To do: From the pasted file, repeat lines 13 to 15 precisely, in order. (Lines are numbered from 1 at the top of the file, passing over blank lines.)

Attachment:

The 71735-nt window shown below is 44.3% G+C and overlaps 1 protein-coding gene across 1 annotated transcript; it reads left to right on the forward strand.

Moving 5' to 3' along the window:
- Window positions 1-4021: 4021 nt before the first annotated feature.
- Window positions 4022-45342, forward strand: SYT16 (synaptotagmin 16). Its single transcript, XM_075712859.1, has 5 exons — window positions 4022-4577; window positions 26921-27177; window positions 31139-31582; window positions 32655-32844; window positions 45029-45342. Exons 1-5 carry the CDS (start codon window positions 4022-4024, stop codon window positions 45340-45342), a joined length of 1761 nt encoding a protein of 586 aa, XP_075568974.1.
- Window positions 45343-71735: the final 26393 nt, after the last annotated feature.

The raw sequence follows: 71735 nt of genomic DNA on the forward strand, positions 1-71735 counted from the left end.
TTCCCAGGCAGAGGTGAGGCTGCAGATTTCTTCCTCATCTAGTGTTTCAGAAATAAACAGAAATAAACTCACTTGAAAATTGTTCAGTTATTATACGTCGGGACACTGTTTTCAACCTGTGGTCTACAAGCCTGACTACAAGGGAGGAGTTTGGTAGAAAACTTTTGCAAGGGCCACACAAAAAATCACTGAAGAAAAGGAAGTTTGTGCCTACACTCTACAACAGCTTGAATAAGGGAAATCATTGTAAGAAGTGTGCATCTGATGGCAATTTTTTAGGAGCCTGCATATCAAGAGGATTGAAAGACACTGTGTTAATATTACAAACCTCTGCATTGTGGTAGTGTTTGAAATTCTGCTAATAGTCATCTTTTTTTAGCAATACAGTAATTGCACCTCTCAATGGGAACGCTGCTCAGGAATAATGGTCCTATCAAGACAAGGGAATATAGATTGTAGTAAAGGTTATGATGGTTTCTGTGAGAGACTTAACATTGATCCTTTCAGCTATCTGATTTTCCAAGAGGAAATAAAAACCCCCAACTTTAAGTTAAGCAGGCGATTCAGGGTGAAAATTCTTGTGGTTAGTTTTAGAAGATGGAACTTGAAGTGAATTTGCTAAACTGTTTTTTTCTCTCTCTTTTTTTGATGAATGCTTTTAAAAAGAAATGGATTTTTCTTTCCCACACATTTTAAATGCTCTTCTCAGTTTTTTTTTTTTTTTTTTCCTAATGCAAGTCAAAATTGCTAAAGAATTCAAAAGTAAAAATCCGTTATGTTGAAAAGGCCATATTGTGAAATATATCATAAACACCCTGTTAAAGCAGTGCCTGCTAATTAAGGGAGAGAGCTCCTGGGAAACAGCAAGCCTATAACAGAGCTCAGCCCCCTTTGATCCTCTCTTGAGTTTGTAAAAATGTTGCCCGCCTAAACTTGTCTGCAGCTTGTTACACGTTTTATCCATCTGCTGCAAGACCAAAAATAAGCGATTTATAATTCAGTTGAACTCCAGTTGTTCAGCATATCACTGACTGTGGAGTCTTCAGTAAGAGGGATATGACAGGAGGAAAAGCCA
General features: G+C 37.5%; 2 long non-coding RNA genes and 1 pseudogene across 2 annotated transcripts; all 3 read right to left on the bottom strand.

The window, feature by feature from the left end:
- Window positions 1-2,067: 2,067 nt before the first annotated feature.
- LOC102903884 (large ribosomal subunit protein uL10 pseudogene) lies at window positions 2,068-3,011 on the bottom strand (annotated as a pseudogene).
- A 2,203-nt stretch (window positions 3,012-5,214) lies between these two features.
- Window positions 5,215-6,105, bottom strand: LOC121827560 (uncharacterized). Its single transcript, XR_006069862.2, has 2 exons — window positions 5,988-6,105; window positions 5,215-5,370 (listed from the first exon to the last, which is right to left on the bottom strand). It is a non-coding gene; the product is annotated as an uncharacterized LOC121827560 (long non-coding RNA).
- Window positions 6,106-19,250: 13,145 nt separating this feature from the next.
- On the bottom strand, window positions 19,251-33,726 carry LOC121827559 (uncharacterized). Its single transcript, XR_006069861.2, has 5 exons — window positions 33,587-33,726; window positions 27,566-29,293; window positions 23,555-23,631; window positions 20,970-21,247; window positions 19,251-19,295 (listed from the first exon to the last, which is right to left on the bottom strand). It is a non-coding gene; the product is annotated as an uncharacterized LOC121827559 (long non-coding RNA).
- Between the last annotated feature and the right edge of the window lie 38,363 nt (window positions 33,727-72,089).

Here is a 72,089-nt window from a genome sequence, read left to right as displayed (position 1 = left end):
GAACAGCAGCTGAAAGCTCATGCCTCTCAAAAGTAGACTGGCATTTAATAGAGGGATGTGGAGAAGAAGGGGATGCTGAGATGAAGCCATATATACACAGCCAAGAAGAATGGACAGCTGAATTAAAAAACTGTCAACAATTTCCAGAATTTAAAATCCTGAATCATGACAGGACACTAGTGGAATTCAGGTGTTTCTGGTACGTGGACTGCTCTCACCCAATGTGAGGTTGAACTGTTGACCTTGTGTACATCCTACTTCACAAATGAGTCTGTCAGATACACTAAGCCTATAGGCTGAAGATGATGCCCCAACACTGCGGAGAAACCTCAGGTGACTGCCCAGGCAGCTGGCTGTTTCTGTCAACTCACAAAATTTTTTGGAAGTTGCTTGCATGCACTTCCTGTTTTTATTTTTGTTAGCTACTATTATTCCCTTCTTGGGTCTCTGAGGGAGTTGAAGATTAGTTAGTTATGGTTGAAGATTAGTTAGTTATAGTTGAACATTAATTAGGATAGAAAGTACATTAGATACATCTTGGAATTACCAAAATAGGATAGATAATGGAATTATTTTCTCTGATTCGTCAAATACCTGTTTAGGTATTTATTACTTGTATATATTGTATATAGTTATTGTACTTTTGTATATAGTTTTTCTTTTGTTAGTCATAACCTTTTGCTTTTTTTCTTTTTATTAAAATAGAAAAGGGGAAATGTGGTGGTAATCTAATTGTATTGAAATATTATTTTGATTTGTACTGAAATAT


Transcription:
- Window positions 5,215-6,105, bottom strand: LOC121827560 (uncharacterized). Its single transcript, XR_006069862.2, has 2 exons — window positions 5,988-6,105; window positions 5,215-5,370 (listed from the first exon to the last, which is right to left on the bottom strand). It is a non-coding gene; the product is annotated as an uncharacterized LOC121827560 (long non-coding RNA).
- Window positions 6,106-19,250: 13,145 nt separating this feature from the next.
- On the bottom strand, window positions 19,251-33,726 carry LOC121827559 (uncharacterized). Its single transcript, XR_006069861.2, has 5 exons — window positions 33,587-33,726; window positions 27,566-29,293; window positions 23,555-23,631; window positions 20,970-21,247; window positions 19,251-19,295 (listed from the first exon to the last, which is right to left on the bottom strand). It is a non-coding gene; the product is annotated as an uncharacterized LOC121827559 (long non-coding RNA).